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Table of Contents

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Lesson 3-1 The Hostage

Hostage-taking is a way for terrorists to achieve a bargaining position by forcing a confrontation with authorities. It will remain an effective terrorist tool as long as mankind values human life. Hopefully, you will never become a hostage, but if you do, knowing how to react will improve your chances of survival. Your role as a hostage is to survive with honor—not to kill the terrorists or get you or your fellow hostages killed. Remember, most hostages survive a hostage-taking. Terrorists select hostages for a variety of reasons. The hostage may have a prominent job or social status or may be—

e Well known, so that terrorists receive widespread media attention.

e An American.

e Hated by the terrorists, or the terrorists may blame the hostage for any setbacks they have suffered from their own government’s forces. For example, U.S. military advisors in El Salvador were despised by terrorists of the FMLN because of the assistance the advisors provided the El Salvadorian government.

e Valuable to employers and families; for example, families and civilian firms have paid ransoms to secure a hostage’s release.

e Seen as a threat to the terrorists. For example, in Colombia, the terrorist groups M-19 and Revolutionary Armed Forces of Colombia (FARC), who make more than $100 million each year from cocaine sales, target special agents of the U.S. Drug Enforcement Administration.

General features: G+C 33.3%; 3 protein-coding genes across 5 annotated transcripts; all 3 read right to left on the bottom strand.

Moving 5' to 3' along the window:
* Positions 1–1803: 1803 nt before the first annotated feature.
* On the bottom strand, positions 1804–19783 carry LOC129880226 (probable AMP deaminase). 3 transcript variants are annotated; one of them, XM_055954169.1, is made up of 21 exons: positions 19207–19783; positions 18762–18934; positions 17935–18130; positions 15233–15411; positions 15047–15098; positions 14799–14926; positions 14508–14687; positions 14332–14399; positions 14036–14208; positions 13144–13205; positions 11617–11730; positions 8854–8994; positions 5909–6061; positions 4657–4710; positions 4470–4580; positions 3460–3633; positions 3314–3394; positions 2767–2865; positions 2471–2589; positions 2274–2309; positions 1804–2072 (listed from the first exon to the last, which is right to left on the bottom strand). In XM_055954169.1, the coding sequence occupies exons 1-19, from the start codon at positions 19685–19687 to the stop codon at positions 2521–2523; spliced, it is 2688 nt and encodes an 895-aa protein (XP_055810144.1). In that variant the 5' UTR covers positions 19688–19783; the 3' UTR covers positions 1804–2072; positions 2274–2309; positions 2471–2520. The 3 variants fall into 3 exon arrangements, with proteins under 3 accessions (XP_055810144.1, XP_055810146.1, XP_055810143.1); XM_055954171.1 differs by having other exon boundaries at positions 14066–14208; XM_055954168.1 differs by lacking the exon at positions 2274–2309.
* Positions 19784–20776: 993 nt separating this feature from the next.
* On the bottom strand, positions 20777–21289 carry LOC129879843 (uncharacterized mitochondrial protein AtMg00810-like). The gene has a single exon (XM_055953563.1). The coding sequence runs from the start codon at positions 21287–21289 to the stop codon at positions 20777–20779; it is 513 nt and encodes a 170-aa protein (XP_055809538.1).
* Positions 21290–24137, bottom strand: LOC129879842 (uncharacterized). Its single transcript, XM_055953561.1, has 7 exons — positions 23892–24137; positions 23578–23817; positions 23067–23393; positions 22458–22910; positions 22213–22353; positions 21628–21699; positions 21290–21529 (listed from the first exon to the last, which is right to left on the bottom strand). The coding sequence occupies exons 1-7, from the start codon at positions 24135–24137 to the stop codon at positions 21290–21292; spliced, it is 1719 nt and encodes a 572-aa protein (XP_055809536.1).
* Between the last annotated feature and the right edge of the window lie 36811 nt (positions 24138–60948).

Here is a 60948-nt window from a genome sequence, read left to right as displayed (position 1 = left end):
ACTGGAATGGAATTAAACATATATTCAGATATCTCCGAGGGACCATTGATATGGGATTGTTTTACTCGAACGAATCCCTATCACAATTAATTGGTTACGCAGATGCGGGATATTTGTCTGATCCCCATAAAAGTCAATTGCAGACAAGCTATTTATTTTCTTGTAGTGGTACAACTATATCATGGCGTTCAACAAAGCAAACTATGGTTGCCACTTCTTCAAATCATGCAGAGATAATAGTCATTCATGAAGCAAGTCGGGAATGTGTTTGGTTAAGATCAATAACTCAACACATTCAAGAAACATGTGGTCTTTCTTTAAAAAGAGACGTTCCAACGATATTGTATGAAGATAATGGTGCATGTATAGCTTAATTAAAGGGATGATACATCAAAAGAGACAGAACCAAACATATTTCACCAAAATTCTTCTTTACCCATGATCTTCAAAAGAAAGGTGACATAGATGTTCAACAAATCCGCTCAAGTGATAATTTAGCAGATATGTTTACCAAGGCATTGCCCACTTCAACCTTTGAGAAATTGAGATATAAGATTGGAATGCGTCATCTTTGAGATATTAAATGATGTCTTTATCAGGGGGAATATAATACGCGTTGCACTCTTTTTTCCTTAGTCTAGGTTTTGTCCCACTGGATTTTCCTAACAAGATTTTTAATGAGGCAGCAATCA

These reasons identify why a particular person may be targeted for a hostage-taking. But, in most cases, a hostage is an innocent victim of circumstances—someone who was in the wrong place at the wrong time. Therefore, you must prepare yourself to respond (both mentally and physically) to a hostage-taking incident.

Terrorist Suicide Missions

If under the control of terrorists, you must rapidly determine the terrorists’ intent: to establish a bargaining position and elicit publicity or to carry out a suicide mission. The passengers on board the planes used in the 11 September 2001 attacks were not hostages in the traditional sense because the terrorists never intended to use them to achieve a bargaining position. Those passengers were simply on board a skyjacked aircraft that was being used for a suicide mission. In such terrorist suicide mission situations, the techniques described in the “Escape or Surrender” section on page 3-8 may be the most useful.


David L. Heiserman, Editor

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Revised: June 06, 2015